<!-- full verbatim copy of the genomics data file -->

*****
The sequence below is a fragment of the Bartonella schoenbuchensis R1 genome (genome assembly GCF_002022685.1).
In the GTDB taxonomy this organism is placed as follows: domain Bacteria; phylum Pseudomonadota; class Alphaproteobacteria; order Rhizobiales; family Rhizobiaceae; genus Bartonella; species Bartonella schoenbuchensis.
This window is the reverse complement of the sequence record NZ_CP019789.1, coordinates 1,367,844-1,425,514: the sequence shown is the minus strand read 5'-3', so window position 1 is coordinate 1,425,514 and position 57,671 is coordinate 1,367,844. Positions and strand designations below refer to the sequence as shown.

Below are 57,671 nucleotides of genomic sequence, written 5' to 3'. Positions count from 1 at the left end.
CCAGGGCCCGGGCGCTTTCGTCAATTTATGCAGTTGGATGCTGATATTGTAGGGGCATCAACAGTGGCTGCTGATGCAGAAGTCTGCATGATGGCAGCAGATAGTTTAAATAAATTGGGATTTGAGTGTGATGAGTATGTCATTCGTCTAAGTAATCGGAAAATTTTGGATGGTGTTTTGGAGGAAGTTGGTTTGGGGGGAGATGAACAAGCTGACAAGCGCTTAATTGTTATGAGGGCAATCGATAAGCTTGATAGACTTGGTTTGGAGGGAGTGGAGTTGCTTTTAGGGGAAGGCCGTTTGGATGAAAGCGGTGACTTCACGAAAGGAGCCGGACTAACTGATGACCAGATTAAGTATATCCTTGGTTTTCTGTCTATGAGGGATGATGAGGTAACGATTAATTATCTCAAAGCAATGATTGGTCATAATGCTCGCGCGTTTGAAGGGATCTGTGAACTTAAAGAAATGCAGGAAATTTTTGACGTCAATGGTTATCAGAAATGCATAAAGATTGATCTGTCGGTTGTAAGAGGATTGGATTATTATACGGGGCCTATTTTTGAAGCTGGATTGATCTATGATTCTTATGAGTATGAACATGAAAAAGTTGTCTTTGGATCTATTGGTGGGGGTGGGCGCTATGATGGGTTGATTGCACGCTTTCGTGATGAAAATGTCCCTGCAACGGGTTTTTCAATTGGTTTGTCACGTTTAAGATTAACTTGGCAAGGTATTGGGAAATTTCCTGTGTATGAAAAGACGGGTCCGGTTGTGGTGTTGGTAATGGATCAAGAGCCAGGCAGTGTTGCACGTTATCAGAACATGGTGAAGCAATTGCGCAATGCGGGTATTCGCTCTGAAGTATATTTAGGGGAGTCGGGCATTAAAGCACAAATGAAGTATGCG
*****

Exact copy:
The sequence below is a fragment of the Bartonella schoenbuchensis R1 genome (genome assembly GCF_002022685.1).
In the GTDB taxonomy this organism is placed as follows: domain Bacteria; phylum Pseudomonadota; class Alphaproteobacteria; order Rhizobiales; family Rhizobiaceae; genus Bartonella; species Bartonella schoenbuchensis.
This window is the reverse complement of the sequence record NZ_CP019789.1, coordinates 1,367,844-1,425,514: the sequence shown is the minus strand read 5'-3', so window position 1 is coordinate 1,425,514 and position 57,671 is coordinate 1,367,844. Positions and strand designations below refer to the sequence as shown.

Below are 57,671 nucleotides of genomic sequence, written 5' to 3'. Positions count from 1 at the left end.
CCAGGGCCCGGGCGCTTTCGTCAATTTATGCAGTTGGATGCTGATATTGTAGGGGCATCAACAGTGGCTGCTGATGCAGAAGTCTGCATGATGGCAGCAGATAGTTTAAATAAATTGGGATTTGAGTGTGATGAGTATGTCATTCGTCTAAGTAATCGGAAAATTTTGGATGGTGTTTTGGAGGAAGTTGGTTTGGGGGGAGATGAACAAGCTGACAAGCGCTTAATTGTTATGAGGGCAATCGATAAGCTTGATAGACTTGGTTTGGAGGGAGTGGAGTTGCTTTTAGGGGAAGGCCGTTTGGATGAAAGCGGTGACTTCACGAAAGGAGCCGGACTAACTGATGACCAGATTAAGTATATCCTTGGTTTTCTGTCTATGAGGGATGATGAGGTAACGATTAATTATCTCAAAGCAATGATTGGTCATAATGCTCGCGCGTTTGAAGGGATCTGTGAACTTAAAGAAATGCAGGAAATTTTTGACGTCAATGGTTATCAGAAATGCATAAAGATTGATCTGTCGGTTGTAAGAGGATTGGATTATTATACGGGGCCTATTTTTGAAGCTGGATTGATCTATGATTCTTATGAGTATGAACATGAAAAAGTTGTCTTTGGATCTATTGGTGGGGGTGGGCGCTATGATGGGTTGATTGCACGCTTTCGTGATGAAAATGTCCCTGCAACGGGTTTTTCAATTGGTTTGTCACGTTTAAGATTAACTTGGCAAGGTATTGGGAAATTTCCTGTGTATGAAAAGACGGGTCCGGTTGTGGTGTTGGTAATGGATCAAGAGCCAGGCAGTGTTGCACGTTATCAGAACATGGTGAAGCAATTGCGCAATGCGGGTATTCGCTCTGAAGTATATTTAGGGGAGTCGGGCATTAAAGCACAAATGAAGTATGCG